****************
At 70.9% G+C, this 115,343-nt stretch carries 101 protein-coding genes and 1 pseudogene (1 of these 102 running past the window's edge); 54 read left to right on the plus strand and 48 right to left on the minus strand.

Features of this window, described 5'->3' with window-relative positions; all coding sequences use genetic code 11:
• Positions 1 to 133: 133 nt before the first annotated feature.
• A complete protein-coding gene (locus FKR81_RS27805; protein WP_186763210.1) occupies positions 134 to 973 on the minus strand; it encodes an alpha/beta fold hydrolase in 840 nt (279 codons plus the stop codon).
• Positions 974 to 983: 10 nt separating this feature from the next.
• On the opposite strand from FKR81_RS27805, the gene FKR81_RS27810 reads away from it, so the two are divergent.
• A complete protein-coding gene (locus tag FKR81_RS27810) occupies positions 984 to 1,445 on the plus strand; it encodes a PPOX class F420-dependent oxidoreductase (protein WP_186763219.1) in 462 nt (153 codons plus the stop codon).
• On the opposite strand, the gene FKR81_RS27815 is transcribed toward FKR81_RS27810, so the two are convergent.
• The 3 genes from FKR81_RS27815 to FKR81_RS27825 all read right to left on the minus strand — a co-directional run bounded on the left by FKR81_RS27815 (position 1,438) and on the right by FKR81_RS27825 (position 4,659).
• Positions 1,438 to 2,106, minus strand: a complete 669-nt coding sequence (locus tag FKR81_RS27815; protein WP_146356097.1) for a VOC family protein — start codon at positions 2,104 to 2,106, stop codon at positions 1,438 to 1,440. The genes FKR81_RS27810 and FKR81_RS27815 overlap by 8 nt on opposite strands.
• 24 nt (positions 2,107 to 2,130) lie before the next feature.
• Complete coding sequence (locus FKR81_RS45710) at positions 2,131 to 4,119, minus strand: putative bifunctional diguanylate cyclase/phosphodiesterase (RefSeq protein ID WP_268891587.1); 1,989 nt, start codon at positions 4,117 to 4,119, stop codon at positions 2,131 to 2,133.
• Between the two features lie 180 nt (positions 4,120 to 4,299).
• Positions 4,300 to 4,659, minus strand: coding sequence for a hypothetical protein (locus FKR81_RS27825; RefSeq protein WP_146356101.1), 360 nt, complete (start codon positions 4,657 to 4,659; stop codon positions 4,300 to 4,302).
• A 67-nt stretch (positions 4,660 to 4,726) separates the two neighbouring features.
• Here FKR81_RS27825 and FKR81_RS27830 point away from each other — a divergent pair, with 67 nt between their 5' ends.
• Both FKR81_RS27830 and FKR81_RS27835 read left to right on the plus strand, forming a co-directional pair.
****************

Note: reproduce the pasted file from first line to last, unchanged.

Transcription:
At 70.9% G+C, this 115,343-nt stretch carries 101 protein-coding genes and 1 pseudogene (1 of these 102 running past the window's edge); 54 read left to right on the plus strand and 48 right to left on the minus strand.

Features of this window, described 5'->3' with window-relative positions; all coding sequences use genetic code 11:
• Positions 1 to 133: 133 nt before the first annotated feature.
• A complete protein-coding gene (locus FKR81_RS27805; protein WP_186763210.1) occupies positions 134 to 973 on the minus strand; it encodes an alpha/beta fold hydrolase in 840 nt (279 codons plus the stop codon).
• Positions 974 to 983: 10 nt separating this feature from the next.
• On the opposite strand from FKR81_RS27805, the gene FKR81_RS27810 reads away from it, so the two are divergent.
• A complete protein-coding gene (locus tag FKR81_RS27810) occupies positions 984 to 1,445 on the plus strand; it encodes a PPOX class F420-dependent oxidoreductase (protein WP_186763219.1) in 462 nt (153 codons plus the stop codon).
• On the opposite strand, the gene FKR81_RS27815 is transcribed toward FKR81_RS27810, so the two are convergent.
• The 3 genes from FKR81_RS27815 to FKR81_RS27825 all read right to left on the minus strand — a co-directional run bounded on the left by FKR81_RS27815 (position 1,438) and on the right by FKR81_RS27825 (position 4,659).
• Positions 1,438 to 2,106, minus strand: a complete 669-nt coding sequence (locus tag FKR81_RS27815; protein WP_146356097.1) for a VOC family protein — start codon at positions 2,104 to 2,106, stop codon at positions 1,438 to 1,440. The genes FKR81_RS27810 and FKR81_RS27815 overlap by 8 nt on opposite strands.
• 24 nt (positions 2,107 to 2,130) lie before the next feature.
• Complete coding sequence (locus FKR81_RS45710) at positions 2,131 to 4,119, minus strand: putative bifunctional diguanylate cyclase/phosphodiesterase (RefSeq protein ID WP_268891587.1); 1,989 nt, start codon at positions 4,117 to 4,119, stop codon at positions 2,131 to 2,133.
• Between the two features lie 180 nt (positions 4,120 to 4,299).
• Positions 4,300 to 4,659, minus strand: coding sequence for a hypothetical protein (locus FKR81_RS27825; RefSeq protein WP_146356101.1), 360 nt, complete (start codon positions 4,657 to 4,659; stop codon positions 4,300 to 4,302).
• A 67-nt stretch (positions 4,660 to 4,726) separates the two neighbouring features.
• Here FKR81_RS27825 and FKR81_RS27830 point away from each other — a divergent pair, with 67 nt between their 5' ends.
• Both FKR81_RS27830 and FKR81_RS27835 read left to right on the plus strand, forming a co-directional pair.